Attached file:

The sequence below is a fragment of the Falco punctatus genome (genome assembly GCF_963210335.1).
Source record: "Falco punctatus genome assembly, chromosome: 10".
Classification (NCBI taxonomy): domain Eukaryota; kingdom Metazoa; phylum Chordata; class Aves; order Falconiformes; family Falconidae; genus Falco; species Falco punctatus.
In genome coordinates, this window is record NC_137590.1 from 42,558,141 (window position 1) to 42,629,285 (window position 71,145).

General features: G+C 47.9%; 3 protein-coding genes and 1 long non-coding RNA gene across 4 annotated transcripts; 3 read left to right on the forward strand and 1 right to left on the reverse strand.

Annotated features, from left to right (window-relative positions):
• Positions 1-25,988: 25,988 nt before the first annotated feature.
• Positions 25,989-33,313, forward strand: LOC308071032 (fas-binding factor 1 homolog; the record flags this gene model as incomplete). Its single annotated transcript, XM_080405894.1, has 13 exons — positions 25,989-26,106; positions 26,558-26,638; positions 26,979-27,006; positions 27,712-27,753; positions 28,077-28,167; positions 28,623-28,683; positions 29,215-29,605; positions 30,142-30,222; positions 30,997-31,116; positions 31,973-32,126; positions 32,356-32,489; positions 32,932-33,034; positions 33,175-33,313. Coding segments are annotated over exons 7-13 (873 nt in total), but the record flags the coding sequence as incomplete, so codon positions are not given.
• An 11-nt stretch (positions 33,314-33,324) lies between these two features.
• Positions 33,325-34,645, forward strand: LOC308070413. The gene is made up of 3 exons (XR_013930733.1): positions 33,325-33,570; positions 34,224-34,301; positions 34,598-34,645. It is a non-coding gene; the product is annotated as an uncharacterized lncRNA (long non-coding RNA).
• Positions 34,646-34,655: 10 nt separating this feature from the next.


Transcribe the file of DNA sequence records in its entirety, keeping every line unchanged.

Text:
The sequence below is a fragment of the Falco punctatus genome (genome assembly GCF_963210335.1).
Source record: "Falco punctatus genome assembly, chromosome: 10".
Classification (NCBI taxonomy): domain Eukaryota; kingdom Metazoa; phylum Chordata; class Aves; order Falconiformes; family Falconidae; genus Falco; species Falco punctatus.
In genome coordinates, this window is record NC_137590.1 from 42,558,141 (window position 1) to 42,629,285 (window position 71,145).

General features: G+C 47.9%; 3 protein-coding genes and 1 long non-coding RNA gene across 4 annotated transcripts; 3 read left to right on the forward strand and 1 right to left on the reverse strand.

Annotated features, from left to right (window-relative positions):
• Positions 1-25,988: 25,988 nt before the first annotated feature.
• Positions 25,989-33,313, forward strand: LOC308071032 (fas-binding factor 1 homolog; the record flags this gene model as incomplete). Its single annotated transcript, XM_080405894.1, has 13 exons — positions 25,989-26,106; positions 26,558-26,638; positions 26,979-27,006; positions 27,712-27,753; positions 28,077-28,167; positions 28,623-28,683; positions 29,215-29,605; positions 30,142-30,222; positions 30,997-31,116; positions 31,973-32,126; positions 32,356-32,489; positions 32,932-33,034; positions 33,175-33,313. Coding segments are annotated over exons 7-13 (873 nt in total), but the record flags the coding sequence as incomplete, so codon positions are not given.
• An 11-nt stretch (positions 33,314-33,324) lies between these two features.
• Positions 33,325-34,645, forward strand: LOC308070413. The gene is made up of 3 exons (XR_013930733.1): positions 33,325-33,570; positions 34,224-34,301; positions 34,598-34,645. It is a non-coding gene; the product is annotated as an uncharacterized lncRNA (long non-coding RNA).
• Positions 34,646-34,655: 10 nt separating this feature from the next.